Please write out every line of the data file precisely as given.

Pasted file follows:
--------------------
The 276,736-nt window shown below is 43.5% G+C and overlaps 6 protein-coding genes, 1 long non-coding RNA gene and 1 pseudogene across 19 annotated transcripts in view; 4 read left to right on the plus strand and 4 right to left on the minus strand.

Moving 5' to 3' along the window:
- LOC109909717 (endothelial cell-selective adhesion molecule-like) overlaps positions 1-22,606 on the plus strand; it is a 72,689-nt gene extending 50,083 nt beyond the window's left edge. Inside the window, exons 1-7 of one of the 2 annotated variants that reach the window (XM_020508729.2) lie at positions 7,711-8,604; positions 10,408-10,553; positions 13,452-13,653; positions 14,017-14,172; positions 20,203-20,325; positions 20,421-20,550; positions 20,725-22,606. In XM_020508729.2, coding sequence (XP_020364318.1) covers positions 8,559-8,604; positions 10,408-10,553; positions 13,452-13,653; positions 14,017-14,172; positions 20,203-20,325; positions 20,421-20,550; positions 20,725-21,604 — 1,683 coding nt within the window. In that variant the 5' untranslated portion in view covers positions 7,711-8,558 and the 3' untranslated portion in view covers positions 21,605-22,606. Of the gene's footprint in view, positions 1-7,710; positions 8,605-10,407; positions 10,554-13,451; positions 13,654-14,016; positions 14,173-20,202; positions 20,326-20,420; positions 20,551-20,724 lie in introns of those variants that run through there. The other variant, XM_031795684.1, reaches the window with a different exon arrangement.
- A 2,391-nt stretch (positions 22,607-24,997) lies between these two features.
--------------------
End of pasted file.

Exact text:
The 276,736-nt window shown below is 43.5% G+C and overlaps 6 protein-coding genes, 1 long non-coding RNA gene and 1 pseudogene across 19 annotated transcripts in view; 4 read left to right on the plus strand and 4 right to left on the minus strand.

Moving 5' to 3' along the window:
- LOC109909717 (endothelial cell-selective adhesion molecule-like) overlaps positions 1-22,606 on the plus strand; it is a 72,689-nt gene extending 50,083 nt beyond the window's left edge. Inside the window, exons 1-7 of one of the 2 annotated variants that reach the window (XM_020508729.2) lie at positions 7,711-8,604; positions 10,408-10,553; positions 13,452-13,653; positions 14,017-14,172; positions 20,203-20,325; positions 20,421-20,550; positions 20,725-22,606. In XM_020508729.2, coding sequence (XP_020364318.1) covers positions 8,559-8,604; positions 10,408-10,553; positions 13,452-13,653; positions 14,017-14,172; positions 20,203-20,325; positions 20,421-20,550; positions 20,725-21,604 — 1,683 coding nt within the window. In that variant the 5' untranslated portion in view covers positions 7,711-8,558 and the 3' untranslated portion in view covers positions 21,605-22,606. Of the gene's footprint in view, positions 1-7,710; positions 8,605-10,407; positions 10,554-13,451; positions 13,654-14,016; positions 14,173-20,202; positions 20,326-20,420; positions 20,551-20,724 lie in introns of those variants that run through there. The other variant, XM_031795684.1, reaches the window with a different exon arrangement.
- A 2,391-nt stretch (positions 22,607-24,997) lies between these two features.